Postscript: The ultimate triumph came when I made the recipe again as a bon voyage meal, the day my husband was set to leave on a business trip to France. Although he does not usually like messing with tradition, he had a generous second helping of this quiche and pronounced it “bonne.” From a Frenchman, what more do you need?
Leek, Lemon & Feta Quiche . . . with Ouzo
While a leek quiche seems indisputably French, this recipe brings a Hellenic “Opa!” to your table with the addition of lemon, feta, and a hint of ouzo, the classic Greek aperitif. The ouzo is optional, but highly recommended. In a small dose, it brings a subtle sweet anise flavor that balances the sharp saltiness of the feta. With a fresh grating of lemon zest to brighten everything up, this quiche becomes light and cheerful, not at all heavy as some quiches can be. It’s perfect for a casual celebration meal, a Sunday brunch, or lunch to go. If you’re cooking just for one, make individual-size quiches and freeze some for later; you’ll be glad to have them on hand.
Yield: 1 large quiche, or 4 individual-size quiches
1 sheet frozen puff pastry
1 pound leeks
2 Tablespoons extra-virgin olive oil
1 cup half-and-half
1 teaspoon freshly grated lemon zest
1 teaspoon kosher salt
freshly ground black pepper
2 teaspoons ouzo (optional)
2-1/2 ounces feta cheese, cut into 4 (approx 1/2-inch) slices
Preheat oven to 375F. Thaw puff pastry according to package directions.
Prepare the leeks. Rise off any visible dirt and slice the roots from the end. Remove the dark green tops, leaving a couple inches of light green with the white portion of the leeks. (The dark trimmings can be reserved for another use, adding them to a vegetable or chicken stock, for example.) Halve the leeks lengthwise, then cut crosswise in 1/2-inch slices. Dump the slices in a colander or salad spinner and rinse thoroughly; if you don’t, you risk having a gritty, sandy quiche, as leeks often hide dirt deep in their layers. Let the leeks drain well, or spin dry.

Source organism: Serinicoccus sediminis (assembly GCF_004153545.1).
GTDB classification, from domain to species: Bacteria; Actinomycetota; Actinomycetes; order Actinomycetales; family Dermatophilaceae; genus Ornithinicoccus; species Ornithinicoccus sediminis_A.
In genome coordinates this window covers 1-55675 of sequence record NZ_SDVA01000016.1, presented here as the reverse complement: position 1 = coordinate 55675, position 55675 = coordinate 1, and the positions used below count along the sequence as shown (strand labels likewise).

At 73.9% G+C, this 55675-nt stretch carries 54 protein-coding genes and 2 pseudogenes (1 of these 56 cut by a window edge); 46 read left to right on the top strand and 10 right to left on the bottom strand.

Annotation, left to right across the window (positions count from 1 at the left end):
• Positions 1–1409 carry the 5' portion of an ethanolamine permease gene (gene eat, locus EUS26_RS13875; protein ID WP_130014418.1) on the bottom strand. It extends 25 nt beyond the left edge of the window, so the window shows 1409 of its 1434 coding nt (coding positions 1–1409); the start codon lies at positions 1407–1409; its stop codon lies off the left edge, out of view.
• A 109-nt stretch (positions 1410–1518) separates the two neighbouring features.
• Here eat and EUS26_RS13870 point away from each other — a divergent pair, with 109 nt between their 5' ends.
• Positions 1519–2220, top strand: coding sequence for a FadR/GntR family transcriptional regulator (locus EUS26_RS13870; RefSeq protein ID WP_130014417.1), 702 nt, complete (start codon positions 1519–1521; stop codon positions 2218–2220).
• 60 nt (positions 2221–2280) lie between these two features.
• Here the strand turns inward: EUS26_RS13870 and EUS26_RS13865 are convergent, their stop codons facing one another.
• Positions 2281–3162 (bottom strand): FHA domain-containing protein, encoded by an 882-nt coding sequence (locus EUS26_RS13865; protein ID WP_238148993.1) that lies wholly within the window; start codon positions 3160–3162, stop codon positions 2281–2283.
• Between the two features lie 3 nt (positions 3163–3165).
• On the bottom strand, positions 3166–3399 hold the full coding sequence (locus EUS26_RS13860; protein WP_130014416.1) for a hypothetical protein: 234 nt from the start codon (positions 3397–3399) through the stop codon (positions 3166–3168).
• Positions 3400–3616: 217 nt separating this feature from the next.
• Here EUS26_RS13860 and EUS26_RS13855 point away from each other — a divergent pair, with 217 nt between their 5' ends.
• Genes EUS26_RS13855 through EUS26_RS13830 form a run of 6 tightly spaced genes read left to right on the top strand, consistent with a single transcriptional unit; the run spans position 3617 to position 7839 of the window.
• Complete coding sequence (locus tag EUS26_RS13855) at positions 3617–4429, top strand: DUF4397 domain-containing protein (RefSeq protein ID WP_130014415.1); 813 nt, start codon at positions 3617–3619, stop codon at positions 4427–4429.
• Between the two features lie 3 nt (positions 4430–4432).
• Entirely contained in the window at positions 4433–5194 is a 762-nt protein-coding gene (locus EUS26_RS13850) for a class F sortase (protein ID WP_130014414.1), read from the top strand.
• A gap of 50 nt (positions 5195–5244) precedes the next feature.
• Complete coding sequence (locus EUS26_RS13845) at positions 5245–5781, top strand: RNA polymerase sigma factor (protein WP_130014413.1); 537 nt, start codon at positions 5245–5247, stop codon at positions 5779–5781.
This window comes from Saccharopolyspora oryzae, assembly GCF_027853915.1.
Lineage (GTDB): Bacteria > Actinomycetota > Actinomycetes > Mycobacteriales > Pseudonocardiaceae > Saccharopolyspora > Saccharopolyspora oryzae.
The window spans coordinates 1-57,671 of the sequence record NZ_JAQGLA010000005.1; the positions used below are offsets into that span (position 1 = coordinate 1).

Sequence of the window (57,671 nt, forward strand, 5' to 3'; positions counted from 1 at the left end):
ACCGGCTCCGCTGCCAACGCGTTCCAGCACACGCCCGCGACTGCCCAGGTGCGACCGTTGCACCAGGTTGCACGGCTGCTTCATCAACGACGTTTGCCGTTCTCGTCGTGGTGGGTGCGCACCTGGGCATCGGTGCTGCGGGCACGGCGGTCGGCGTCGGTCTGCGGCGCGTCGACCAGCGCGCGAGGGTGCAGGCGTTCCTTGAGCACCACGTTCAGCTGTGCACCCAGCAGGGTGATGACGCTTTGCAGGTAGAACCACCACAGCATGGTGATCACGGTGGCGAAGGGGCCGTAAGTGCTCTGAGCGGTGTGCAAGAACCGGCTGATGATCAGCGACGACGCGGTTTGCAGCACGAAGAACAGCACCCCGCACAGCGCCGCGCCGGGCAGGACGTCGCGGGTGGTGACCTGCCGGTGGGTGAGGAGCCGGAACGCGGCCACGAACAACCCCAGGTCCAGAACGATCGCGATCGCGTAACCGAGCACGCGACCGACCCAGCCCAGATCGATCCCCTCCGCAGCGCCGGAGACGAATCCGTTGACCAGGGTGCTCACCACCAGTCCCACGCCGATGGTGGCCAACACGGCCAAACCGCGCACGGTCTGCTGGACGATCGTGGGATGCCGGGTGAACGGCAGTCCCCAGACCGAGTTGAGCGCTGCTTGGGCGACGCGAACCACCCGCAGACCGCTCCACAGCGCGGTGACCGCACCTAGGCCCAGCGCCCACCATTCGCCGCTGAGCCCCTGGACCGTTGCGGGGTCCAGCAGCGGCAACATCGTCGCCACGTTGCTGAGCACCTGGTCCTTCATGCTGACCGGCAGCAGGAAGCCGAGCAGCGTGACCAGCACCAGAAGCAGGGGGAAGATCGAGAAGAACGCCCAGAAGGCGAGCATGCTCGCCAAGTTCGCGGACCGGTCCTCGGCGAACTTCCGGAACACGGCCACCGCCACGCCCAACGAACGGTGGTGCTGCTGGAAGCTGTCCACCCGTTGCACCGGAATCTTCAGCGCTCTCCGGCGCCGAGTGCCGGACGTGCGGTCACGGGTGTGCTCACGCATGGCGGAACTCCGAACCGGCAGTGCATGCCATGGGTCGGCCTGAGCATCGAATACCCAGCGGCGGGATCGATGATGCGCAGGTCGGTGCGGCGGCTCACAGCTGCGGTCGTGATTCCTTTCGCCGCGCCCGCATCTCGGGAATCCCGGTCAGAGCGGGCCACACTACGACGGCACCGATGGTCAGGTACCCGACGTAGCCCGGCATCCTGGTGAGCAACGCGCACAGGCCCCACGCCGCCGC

Heat the olive oil in a large skillet over medium heat until it shimmers. Add the leeks and cook until they are wilted; don’t cook them so much that they give off liquid. Turn off the heat and let sit.
In a mixing bowl or large measuring cup, using a whisk or fork, beat together the half-and-half, eggs, lemon zest, salt and pepper. Add the ouzo, if using.
Prepare the pastry crusts. On a lightly floured surface, or between two layers of plastic wrap or parchment paper, roll out the thawed puff pastry to a thickness of about 1/4 inch. Line a shallow pie plate or cut the pastry into four circles to fill individual baking dishes. Press the pastry up the sides to make a nice edge.
Fill the quiches. Distribute the leeks evenly across the bottom of the dish(es). Pour the milk mixture over the leeks. Top the quiche(s) with the slices of feta. (If you have feta that crumbles apart, don’t worry, just sprinkle it on top.)
Bake 30-40 minutes, depending on size of the quiche(s). The center should be solid and the crust and top nicely browned. Let the quiche cool for at least 10 minutes before serving. The quiches taste great hot, room temperature, even cold.
A simple green salad and a glass of chilled assyrtiko from award-winning Domaine Sigalas in Santorini, Greece.
Omnivores may want to dice 1 package of Canadian bacon (about 8 slices) and add it to the quiche at the same time as the sauteed leeks. I’ve tried it this way, too, and it’s just as nice.